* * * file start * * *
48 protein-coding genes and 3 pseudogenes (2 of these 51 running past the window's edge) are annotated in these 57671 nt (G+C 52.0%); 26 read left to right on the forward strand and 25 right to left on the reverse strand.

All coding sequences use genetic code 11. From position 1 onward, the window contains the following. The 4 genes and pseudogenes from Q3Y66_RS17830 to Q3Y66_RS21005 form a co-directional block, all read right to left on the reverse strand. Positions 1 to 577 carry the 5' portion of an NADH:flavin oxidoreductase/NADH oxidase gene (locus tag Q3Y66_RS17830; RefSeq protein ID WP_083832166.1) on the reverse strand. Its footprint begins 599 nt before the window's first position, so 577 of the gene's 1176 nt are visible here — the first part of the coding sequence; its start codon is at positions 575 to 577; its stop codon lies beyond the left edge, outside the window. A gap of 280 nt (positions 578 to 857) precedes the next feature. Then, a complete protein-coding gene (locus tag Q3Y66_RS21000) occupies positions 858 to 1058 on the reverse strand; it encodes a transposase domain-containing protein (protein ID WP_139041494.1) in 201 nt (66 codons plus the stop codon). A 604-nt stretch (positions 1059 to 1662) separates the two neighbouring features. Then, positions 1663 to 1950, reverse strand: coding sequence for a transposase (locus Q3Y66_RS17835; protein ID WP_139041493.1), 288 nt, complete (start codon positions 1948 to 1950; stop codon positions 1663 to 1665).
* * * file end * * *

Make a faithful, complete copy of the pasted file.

48 protein-coding genes and 3 pseudogenes (2 of these 51 running past the window's edge) are annotated in these 57671 nt (G+C 52.0%); 26 read left to right on the forward strand and 25 right to left on the reverse strand.

All coding sequences use genetic code 11. From position 1 onward, the window contains the following. The 4 genes and pseudogenes from Q3Y66_RS17830 to Q3Y66_RS21005 form a co-directional block, all read right to left on the reverse strand. Positions 1 to 577 carry the 5' portion of an NADH:flavin oxidoreductase/NADH oxidase gene (locus tag Q3Y66_RS17830; RefSeq protein ID WP_083832166.1) on the reverse strand. Its footprint begins 599 nt before the window's first position, so 577 of the gene's 1176 nt are visible here — the first part of the coding sequence; its start codon is at positions 575 to 577; its stop codon lies beyond the left edge, outside the window. A gap of 280 nt (positions 578 to 857) precedes the next feature. Then, a complete protein-coding gene (locus tag Q3Y66_RS21000) occupies positions 858 to 1058 on the reverse strand; it encodes a transposase domain-containing protein (protein ID WP_139041494.1) in 201 nt (66 codons plus the stop codon). A 604-nt stretch (positions 1059 to 1662) separates the two neighbouring features. Then, positions 1663 to 1950, reverse strand: coding sequence for a transposase (locus Q3Y66_RS17835; protein ID WP_139041493.1), 288 nt, complete (start codon positions 1948 to 1950; stop codon positions 1663 to 1665).